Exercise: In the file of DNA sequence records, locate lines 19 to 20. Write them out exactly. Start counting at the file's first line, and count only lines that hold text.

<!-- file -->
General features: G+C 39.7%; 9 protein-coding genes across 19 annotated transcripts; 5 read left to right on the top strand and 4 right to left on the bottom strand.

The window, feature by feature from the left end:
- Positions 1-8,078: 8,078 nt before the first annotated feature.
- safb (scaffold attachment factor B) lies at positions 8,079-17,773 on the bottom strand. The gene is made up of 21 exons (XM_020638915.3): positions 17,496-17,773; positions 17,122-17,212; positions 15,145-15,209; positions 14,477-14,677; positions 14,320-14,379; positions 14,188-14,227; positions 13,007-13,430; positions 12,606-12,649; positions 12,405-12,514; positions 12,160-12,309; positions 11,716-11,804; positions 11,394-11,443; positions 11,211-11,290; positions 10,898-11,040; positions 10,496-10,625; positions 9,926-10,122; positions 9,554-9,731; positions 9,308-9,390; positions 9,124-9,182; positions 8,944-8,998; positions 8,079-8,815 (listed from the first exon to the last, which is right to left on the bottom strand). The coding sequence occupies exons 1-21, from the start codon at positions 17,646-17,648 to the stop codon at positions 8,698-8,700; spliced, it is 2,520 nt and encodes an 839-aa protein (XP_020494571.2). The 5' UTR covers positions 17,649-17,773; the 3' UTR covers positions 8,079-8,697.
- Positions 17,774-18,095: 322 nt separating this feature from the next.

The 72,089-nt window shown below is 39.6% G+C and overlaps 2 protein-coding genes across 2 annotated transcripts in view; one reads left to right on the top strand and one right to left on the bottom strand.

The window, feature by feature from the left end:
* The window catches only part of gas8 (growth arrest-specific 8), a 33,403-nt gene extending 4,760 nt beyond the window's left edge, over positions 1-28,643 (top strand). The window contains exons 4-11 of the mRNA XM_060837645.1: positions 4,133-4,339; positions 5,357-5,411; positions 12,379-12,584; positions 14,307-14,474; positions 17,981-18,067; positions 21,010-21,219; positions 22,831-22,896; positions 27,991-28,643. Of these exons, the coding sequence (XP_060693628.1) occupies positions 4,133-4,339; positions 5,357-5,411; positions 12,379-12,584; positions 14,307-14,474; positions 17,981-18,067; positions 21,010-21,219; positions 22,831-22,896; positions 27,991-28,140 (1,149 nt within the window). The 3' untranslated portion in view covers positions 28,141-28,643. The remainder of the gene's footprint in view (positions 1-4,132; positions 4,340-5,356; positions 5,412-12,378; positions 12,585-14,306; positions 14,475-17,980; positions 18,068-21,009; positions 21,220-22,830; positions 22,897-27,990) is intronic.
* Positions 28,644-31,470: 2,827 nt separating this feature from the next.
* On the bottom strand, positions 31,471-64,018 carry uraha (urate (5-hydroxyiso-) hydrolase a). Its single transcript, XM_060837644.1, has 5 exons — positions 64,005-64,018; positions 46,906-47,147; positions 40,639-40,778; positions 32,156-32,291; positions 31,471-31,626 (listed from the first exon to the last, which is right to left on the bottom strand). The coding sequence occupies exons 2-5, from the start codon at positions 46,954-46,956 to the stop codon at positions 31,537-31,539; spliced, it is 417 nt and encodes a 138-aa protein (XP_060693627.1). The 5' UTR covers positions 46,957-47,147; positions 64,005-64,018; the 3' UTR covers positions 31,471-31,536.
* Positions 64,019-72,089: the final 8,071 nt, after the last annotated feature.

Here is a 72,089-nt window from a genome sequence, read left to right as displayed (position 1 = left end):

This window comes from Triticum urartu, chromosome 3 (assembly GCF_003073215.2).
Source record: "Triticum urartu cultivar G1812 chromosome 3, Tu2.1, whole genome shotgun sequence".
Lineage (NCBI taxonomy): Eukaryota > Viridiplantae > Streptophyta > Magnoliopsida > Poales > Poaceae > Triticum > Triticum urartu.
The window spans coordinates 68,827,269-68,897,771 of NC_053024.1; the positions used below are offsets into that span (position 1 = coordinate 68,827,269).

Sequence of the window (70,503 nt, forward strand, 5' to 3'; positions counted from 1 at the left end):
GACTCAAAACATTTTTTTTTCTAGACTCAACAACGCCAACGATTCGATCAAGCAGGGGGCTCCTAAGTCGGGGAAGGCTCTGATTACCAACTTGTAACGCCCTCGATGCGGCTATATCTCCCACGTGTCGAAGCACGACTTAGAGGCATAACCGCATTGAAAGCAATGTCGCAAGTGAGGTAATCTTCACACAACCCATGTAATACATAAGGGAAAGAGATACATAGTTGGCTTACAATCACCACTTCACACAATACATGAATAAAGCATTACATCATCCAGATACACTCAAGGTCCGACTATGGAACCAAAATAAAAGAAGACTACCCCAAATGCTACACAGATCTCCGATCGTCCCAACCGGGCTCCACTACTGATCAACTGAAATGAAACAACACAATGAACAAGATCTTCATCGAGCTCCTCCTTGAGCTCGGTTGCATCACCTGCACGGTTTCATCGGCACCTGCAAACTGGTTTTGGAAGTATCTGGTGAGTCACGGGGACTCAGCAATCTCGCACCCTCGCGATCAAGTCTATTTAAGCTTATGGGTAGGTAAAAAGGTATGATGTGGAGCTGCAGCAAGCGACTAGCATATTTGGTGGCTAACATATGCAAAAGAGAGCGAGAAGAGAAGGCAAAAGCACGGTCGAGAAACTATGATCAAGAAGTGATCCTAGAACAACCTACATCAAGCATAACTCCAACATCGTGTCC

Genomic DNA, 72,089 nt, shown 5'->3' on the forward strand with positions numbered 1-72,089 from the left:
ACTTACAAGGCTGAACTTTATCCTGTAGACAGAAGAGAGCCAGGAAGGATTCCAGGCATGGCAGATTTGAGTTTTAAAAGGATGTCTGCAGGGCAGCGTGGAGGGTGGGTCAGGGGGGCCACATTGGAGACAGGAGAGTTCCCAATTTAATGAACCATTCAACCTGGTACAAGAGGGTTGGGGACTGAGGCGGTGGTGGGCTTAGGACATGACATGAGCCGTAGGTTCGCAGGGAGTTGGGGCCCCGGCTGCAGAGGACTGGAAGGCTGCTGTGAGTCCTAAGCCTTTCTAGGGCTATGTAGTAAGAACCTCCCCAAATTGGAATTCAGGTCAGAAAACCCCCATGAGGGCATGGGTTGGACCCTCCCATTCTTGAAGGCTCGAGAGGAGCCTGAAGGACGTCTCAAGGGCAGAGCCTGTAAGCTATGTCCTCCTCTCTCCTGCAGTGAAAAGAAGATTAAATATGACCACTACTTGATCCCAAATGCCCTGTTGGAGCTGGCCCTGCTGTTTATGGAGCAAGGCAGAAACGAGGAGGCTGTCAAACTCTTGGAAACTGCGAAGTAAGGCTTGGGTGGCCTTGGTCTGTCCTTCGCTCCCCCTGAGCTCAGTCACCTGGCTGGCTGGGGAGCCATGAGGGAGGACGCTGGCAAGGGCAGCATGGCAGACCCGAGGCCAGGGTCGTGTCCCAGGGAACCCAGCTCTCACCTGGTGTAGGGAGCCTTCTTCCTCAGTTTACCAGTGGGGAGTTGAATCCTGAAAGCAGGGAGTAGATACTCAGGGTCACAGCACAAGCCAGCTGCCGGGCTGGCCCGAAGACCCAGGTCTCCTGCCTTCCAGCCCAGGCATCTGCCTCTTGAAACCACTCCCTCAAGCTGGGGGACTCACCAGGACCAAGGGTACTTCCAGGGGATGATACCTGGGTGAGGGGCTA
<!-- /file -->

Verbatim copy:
Genomic DNA, 72,089 nt, shown 5'->3' on the forward strand with positions numbered 1-72,089 from the left:
ACTTACAAGGCTGAACTTTATCCTGTAGACAGAAGAGAGCCAGGAAGGATTCCAGGCATGGCAGATTTGAGTTTTAAAAGGATGTCTGCAGGGCAGCGTGGAGGGTGGGTCAGGGGGGCCACATTGGAGACAGGAGAGTTCCCAATTTAATGAACCATTCAACCTGGTACAAGAGGGTTGGGGACTGAGGCGGTGGTGGGCTTAGGACATGACATGAGCCGTAGGTTCGCAGGGAGTTGGGGCCCCGGCTGCAGAGGACTGGAAGGCTGCTGTGAGTCCTAAGCCTTTCTAGGGCTATGTAGTAAGAACCTCCCCAAATTGGAATTCAGGTCAGAAAACCCCCATGAGGGCATGGGTTGGACCCTCCCATTCTTGAAGGCTCGAGAGGAGCCTGAAGGACGTCTCAAGGGCAGAGCCTGTAAGCTATGTCCTCCTCTCTCCTGCAGTGAAAAGAAGATTAAATATGACCACTACTTGATCCCAAATGCCCTGTTGGAGCTGGCCCTGCTGTTTATGGAGCAAGGCAGAAACGAGGAGGCTGTCAAACTCTTGGAAACTGCGAAGTAAGGCTTGGGTGGCCTTGGTCTGTCCTTCGCTCCCCCTGAGCTCAGTCACCTGGCTGGCTGGGGAGCCATGAGGGAGGACGCTGGCAAGGGCAGCATGGCAGACCCGAGGCCAGGGTCGTGTCCCAGGGAACCCAGCTCTCACCTGGTGTAGGGAGCCTTCTTCCTCAGTTTACCAGTGGGGAGTTGAATCCTGAAAGCAGGGAGTAGATACTCAGGGTCACAGCACAAGCCAGCTGCCGGGCTGGCCCGAAGACCCAGGTCTCCTGCCTTCCAGCCCAGGCATCTGCCTCTTGAAACCACTCCCTCAAGCTGGGGGACTCACCAGGACCAAGGGTACTTCCAGGGGATGATACCTGGGTGAGGGGCTA